The Works of Virgil (Dryden)/Georgics (Dryden)/Book 1

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Illustration of Georgic 1, line 1, "What makes a plenteous Harvest, when to turn"
Illustration of Georgic 1, line 1, "What makes a plenteous Harvest, when to turn"

Virgil's Georgics.

The First Book of the Georgics.


The Poet, in the beginning of this Book, propounds the general Design of each Georgic: And after a solemn Invocation of all the Gods who are any way related to his Subject, he addresses himself in particular to Augustus, whom he complements with Divinity; and after strikes into his Business. He shews the different kinds of Tillage proper to different Soils, traces out the Original of Agriculture, gives a Catalogue of the Husbandman's Tools, specifies the Employments peculiar to each Season, describes the changes of the Weather, with the Signs in Heaven and Earth that fore-bode them. Instances many of the Prodigies that happen'd near the time of Julius Caesar's Death. And shuts up all with a Supplication to the Gods for the Safety of Augustus, and the Preservation of Rome.

WHAT makes a plenteous Harvest, when to turn
The fruitful Soil, and when to sowe the Corn;
The Care of Sheep, of Oxen, and of Kine;
And how to raise on Elms the teeming Vine:
The Birth and Genius of the frugal Bee,5
I sing, Mecænas, and I sing to thee.

Ye Deities! who Fields and Plains protect,
Who rule the Seasons, and the Year direct;
Bacchus and fost'ring Ceres, Pow'rs Divine,
Who gave us Corn for Mast, for Water Wine:10
Ye Fawns, propitious to the Rural Swains,
Ye Nymphs that haunt the Mountains and the Plains,
Join in my Work, and to my Numbers bring
Your needful Succour, for your Gifts I sing.
And thou, whose Trident struck the teeming Earth,
And made a Passage for the Coursers Birth.16
And thou, for whom the Cæan Shore sustains
Thy Milky Herds, that graze the Flow'ry Plains.
And thou, the Shepherds tutelary God,
Leave, for a while, O Pan! thy lov'd Abode: 20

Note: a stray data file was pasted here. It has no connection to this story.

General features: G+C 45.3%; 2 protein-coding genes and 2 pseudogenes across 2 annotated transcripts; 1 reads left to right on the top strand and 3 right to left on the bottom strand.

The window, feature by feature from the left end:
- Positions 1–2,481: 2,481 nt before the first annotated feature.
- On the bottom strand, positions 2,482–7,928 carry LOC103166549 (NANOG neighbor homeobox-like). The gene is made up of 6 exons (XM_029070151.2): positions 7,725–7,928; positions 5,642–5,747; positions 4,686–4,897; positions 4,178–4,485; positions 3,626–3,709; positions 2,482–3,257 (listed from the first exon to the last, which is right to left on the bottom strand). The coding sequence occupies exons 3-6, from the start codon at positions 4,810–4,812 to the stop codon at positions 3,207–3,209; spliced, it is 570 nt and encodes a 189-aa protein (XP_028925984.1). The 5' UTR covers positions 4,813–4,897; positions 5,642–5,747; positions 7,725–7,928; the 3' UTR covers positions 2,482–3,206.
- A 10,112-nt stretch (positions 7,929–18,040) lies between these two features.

And, if Arcadian Fleeces be thy Care,
From Fields and Mountains to my Song repair.
Inventor, Pallas, of the fat'ning Oyl,
Thou Founder of the Plough and Plough-man's Toyl;
And thou, whose Hands the Shrowd-like Cypress rear;
Come all ye Gods and Goddesses, that wear26
The rural Honours, and increase the Year.
You, who supply the Ground with Seeds of Grain;
And you, who swell those Seeds with kindly Rain:
And chiefly thou, whose undetermin'd State 30
Is yet the Business of the Gods Debate:
Whether in after Times to be declar'd
The Patron of the World, and Rome's peculiar Guard,

Or o'er the Fruits and Seasons to preside,
And the round Circuit of the Year to guide.35
Pow'rful of Blessings, which thou strew'st around,
And with thy Goddess Mother's Myrtle crown'd.
Or wilt thou, Cæsar, chuse the watry Reign,
To smooth the Surges, and correct the Main?
Then Mariners, in Storms, to thee shall pray,40
Ev'n utmost Thule shall thy Pow'r obey;
And Neptune shall resign the Fasces of the Sea.
The wat'ry Virgins for thy Bed shall strive,
And Tethys all her Waves in Dowry give.
Or wilt thou bless our Summers with thy Rays, 45
And seated near the Ballance, poise the Days:
Where in the Void of Heav'n a Space is free,
Betwixt the Scorpion and the Maid for thee.
The Scorpion ready to receive thy Laws,
Yields half his Region, and contracts his Claws.50